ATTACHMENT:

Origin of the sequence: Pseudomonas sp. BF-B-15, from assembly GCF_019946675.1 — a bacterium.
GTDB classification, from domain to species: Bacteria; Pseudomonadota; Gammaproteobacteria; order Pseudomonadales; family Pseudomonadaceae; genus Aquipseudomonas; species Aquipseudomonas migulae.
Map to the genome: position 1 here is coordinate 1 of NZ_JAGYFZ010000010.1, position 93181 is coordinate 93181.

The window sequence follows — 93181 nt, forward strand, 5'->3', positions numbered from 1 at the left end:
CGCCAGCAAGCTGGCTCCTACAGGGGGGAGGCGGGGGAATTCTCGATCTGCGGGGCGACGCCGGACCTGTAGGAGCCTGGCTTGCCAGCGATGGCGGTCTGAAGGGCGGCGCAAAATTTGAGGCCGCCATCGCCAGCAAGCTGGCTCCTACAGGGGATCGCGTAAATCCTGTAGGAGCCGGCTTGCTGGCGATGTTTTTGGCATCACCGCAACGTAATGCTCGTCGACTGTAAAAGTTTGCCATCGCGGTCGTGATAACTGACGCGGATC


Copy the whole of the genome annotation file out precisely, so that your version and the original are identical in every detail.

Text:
Origin of the sequence: Pseudomonas sp. BF-B-15, from assembly GCF_019946675.1 — a bacterium.
GTDB classification, from domain to species: Bacteria; Pseudomonadota; Gammaproteobacteria; order Pseudomonadales; family Pseudomonadaceae; genus Aquipseudomonas; species Aquipseudomonas migulae.
Map to the genome: position 1 here is coordinate 1 of NZ_JAGYFZ010000010.1, position 93181 is coordinate 93181.

The window sequence follows — 93181 nt, forward strand, 5'->3', positions numbered from 1 at the left end:
CGCCAGCAAGCTGGCTCCTACAGGGGGGAGGCGGGGGAATTCTCGATCTGCGGGGCGACGCCGGACCTGTAGGAGCCTGGCTTGCCAGCGATGGCGGTCTGAAGGGCGGCGCAAAATTTGAGGCCGCCATCGCCAGCAAGCTGGCTCCTACAGGGGATCGCGTAAATCCTGTAGGAGCCGGCTTGCTGGCGATGTTTTTGGCATCACCGCAACGTAATGCTCGTCGACTGTAAAAGTTTGCCATCGCGGTCGTGATAACTGACGCGGATC